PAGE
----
Creating Games That Engage Students

Creating Games That Engage Students

By Kenny and Elle Campbell

Fun matters. It matters to a kid’s faith, so it should matter to us as we create ministry experiences for them. There are a lot of ways to infuse more fun into your weekly experiences, and creating engaging games is one of them. But if you’ve ever prepared or led a game for students, you know that finding, creating, and executing games that connect with students isn’t always easy or intuitive. So here are four principles for making great games happen…

  1. Prepare Seriously

Did you buy the right supplies? Did you think about the timing and what the energy is going to feel like in the room? Did you think about how you were going to explain the instructions?  I’ve seen games with incredible potential crash and burn because one of these questions were not answered during preparation. Pulling off fun games, that have great energy, and that flow well is actually a hard task to accomplish. I always practice the games first during the week with staff (or friends) before we ever play them in our program.

  1. Respect Your Audience

We never force a kid to play our game. This is the main reason why I typically stay away from games that everyone has to participate. Some kids just don’t want to play – and that’s fine. We find games that are fun to play and watch. Don’t expect everyone to love your game. Go easy on the kids that are talking with their friends, building relationships and connecting with peers is a good thing.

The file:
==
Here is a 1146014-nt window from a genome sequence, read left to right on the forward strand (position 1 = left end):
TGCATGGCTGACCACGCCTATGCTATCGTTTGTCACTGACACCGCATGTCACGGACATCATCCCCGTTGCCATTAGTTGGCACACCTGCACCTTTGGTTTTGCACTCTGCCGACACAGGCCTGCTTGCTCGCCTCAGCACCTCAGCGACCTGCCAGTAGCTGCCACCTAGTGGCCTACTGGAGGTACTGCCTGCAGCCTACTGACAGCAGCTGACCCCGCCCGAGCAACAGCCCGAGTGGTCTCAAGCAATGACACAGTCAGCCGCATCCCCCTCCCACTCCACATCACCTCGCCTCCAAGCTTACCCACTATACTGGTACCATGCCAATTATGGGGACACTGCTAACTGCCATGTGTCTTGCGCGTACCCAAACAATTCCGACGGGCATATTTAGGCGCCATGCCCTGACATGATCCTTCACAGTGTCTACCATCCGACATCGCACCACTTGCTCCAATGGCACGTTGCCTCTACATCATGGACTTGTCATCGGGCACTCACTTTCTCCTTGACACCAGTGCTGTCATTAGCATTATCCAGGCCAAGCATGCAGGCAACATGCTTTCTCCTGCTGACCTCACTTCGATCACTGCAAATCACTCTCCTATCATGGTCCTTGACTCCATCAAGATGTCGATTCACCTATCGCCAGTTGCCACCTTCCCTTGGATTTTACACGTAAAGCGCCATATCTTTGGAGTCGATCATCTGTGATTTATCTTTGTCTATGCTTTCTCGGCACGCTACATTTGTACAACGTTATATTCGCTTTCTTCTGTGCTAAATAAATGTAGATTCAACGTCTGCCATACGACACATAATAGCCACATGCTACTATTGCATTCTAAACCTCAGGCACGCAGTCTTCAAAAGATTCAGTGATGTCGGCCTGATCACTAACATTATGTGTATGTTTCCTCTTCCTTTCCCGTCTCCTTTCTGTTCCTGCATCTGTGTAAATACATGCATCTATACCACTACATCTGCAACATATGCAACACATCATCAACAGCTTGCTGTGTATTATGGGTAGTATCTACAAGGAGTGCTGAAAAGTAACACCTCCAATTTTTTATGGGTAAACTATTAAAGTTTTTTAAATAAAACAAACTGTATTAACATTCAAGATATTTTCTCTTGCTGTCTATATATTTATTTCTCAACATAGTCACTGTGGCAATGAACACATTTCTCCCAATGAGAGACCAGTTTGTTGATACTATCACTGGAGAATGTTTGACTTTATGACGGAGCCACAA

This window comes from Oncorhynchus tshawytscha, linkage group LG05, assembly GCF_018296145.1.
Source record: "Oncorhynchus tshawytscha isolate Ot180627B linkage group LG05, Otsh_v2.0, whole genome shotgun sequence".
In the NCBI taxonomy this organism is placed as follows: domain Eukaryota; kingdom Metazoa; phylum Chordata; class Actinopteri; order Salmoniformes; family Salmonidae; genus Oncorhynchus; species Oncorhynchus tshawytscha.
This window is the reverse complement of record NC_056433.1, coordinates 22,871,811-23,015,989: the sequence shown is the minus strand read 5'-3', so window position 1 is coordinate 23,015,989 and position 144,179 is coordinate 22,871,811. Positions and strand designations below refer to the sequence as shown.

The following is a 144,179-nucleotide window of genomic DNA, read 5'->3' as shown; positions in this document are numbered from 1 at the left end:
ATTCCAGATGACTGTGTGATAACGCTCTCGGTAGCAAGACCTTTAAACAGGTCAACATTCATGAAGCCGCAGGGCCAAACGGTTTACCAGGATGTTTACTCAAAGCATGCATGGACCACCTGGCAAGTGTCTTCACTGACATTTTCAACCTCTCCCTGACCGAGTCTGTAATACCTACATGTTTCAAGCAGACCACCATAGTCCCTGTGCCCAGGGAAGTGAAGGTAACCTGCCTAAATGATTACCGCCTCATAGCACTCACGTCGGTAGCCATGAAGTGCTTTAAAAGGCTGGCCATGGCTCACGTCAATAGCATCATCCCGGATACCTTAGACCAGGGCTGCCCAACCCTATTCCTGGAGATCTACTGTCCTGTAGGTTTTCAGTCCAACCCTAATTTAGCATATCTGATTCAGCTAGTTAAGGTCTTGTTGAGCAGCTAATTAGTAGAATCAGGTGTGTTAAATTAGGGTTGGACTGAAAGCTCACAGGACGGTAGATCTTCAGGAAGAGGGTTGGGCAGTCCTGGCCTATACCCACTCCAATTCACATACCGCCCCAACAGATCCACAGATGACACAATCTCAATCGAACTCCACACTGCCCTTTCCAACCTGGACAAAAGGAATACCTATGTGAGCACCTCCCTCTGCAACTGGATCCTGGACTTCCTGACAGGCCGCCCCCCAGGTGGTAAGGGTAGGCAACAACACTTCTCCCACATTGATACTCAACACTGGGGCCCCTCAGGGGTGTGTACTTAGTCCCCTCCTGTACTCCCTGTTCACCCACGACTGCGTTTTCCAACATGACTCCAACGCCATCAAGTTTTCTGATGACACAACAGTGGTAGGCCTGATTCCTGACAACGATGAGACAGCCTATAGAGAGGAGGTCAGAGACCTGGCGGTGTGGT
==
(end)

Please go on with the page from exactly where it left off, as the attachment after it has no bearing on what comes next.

Also, when we call volunteers to the front we try to never make a joke at their expense – when our hosts make jokes we tell them to be self-deprecating. Students don’t need to add “youth pastor” to the list of people who make fun of them.

  1. Control The Energy

Who do you have hosting the game? Is it someone who smiles a lot? Is it someone who is known for having fun on and off stage? Students naturally want to engage with people like that, and we typically have two people hosting together – a guy and a girl. Sometimes games can cater to boys, so it really helps to have a fun, cool female up front to get the girls involved.

And keep it positive. We train our hosts to never say things like “wow this crowd is dead today” or “you guys are no fun”. If you feel the energy is low, do something to engage them, but never point it out.

  1. Involve Small Group Leaders

We believe small groups are the most important thing we do, so we try to set them up for a win, even during the game. When students play with their small group leader they are building memories that build influence. Kids want to know that you like them, and the fastest way to show them how much you like them is to embarrass yourself with them and laugh with them.

So what did we miss? Do you have any tips for creating fun games that engage students?

You can find the expanded notes of this Orange Conference Breakout here.